- Initial cash outlay
- Recurring costs
- Capital appreciation
1. Initial cash down payment
How much in savings do you have? If you’ll likely have none left after you fork out the down payment, it’s probably best to rent first.
Renting allows you to improve your financial situation before you commit to buying. It’s advisable to save up at least six months’ worth of home loan repayments before purchasing your first home.
Example Scenario 1:
Tommy is single and plans to live on his own. He chooses a $700,000 studio apartment in a condominium outside of town. In that case, he can expect to pay a downpayment of at least 25% of the home price, with at least 5% ($35,000) paid in cash and the remaining 20% ($140,000) paid with a mix of cash and CPF OA funds.
Tommy’s $525,000 bank loan has a 30-year tenure and an interest rate of about 2%. He’ll need to make over $1,500 in mortgage payments every month. On top of that, he still needs to pay legal fees, home insurance premiums, renovation and furnishing costs, maintenance fees, and property taxes.
Tommy can also choose to purchase a 2-room HDB flat averaging about $280,000 under the Singles scheme, but he needs to earn less than $7,000 to qualify for grants and HDB loans among other requirements. If he doesn’t qualify, he needs to make a downpayment of at least 25% of the price with at least 5% in cash.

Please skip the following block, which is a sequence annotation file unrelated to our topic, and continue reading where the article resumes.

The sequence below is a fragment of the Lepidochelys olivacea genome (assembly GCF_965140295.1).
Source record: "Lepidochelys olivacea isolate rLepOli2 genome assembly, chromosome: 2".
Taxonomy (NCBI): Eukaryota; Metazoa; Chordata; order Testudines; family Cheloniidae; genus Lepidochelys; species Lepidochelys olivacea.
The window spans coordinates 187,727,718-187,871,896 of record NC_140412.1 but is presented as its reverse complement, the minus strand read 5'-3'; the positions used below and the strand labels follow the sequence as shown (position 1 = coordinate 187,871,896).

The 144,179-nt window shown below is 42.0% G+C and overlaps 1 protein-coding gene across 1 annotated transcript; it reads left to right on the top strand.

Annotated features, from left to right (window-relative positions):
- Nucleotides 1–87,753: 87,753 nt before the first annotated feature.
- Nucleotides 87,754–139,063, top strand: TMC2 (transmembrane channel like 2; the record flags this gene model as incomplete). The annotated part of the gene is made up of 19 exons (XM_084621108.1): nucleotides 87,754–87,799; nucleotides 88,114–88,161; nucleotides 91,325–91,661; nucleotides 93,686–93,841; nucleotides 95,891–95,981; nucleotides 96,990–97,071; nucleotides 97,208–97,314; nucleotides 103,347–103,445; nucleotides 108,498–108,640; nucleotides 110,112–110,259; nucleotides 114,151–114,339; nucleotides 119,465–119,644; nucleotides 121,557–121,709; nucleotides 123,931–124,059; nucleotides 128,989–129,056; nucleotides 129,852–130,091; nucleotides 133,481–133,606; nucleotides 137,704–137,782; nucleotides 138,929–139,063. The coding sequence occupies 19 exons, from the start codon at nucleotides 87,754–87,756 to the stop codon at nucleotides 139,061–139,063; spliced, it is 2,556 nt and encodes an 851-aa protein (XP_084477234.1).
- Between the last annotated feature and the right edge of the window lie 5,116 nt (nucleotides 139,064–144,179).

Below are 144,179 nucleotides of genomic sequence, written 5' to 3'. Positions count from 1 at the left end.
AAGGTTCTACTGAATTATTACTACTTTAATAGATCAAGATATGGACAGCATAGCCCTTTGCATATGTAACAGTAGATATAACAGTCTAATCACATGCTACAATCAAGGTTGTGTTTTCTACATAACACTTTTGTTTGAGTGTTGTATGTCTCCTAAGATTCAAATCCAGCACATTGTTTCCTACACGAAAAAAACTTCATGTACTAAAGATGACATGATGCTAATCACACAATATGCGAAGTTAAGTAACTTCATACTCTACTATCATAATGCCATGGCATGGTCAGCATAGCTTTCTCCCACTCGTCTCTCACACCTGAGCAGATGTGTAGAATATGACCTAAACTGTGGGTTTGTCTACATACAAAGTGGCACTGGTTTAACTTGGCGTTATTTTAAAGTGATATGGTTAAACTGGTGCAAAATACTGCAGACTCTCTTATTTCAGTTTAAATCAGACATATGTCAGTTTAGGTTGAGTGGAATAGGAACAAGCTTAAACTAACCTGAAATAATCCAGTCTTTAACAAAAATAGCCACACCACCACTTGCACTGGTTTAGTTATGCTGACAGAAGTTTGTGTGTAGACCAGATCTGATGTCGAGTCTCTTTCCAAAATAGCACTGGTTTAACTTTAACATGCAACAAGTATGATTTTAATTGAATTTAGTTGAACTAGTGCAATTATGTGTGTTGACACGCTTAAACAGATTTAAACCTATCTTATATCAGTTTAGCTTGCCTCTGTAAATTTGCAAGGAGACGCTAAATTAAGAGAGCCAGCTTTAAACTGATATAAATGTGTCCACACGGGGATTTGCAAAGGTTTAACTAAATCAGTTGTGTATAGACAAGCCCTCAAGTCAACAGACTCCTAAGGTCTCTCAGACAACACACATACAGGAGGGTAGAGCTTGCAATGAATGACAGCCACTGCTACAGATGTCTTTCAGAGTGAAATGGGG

If Tommy decides to rent instead, a similarly-sized compact condo unit outside the city area would cost him about $1,935 a month, not including the security deposit. An HDB flat would cost around $1,304 a month.
Example Scenario 2:
Adam and his wife are working adults with two young kids. A 4-room HDB flat outside of town would set him back about $500,000. If Adam takes on the HDB loan, he can expect to pay 10% of the purchase price ($50,000) as a downpayment along with about $ 1,525/month in loan repayments. Unlike with rentals, these loan repayments can be taken from his CPF.
If Adam and his wife choose to buy a condo instead, they’re looking at a home worth at least a cool $2,000,000. Adam will be paying about $500,000 (25%) as a downpayment, of which $100,000 (5%) has to be in cash. The couple will have to fork out at least $5,544 in mortgage repayments every month.
Instead, renting a 4-room HDB flat would cost Adam about $1,909 a month, not including the security deposit.
In comparison, 3-bedroom condos outside the city average $3,899 per month, with a likely initial cost of $7,348. As with all rental expenses, these must be paid in cash.
Like Adam, if you’re married or looking to start a family, you probably want to buy a home to call your own. Staying put in one place for the long-term is also less disruptive for your children.
The most significant advantage of buying over renting is that your monthly mortgage payments will build equity. In other words, your home will become an asset that can appreciate in value. In contrast, you’ll get no return on investment when choosing to rent.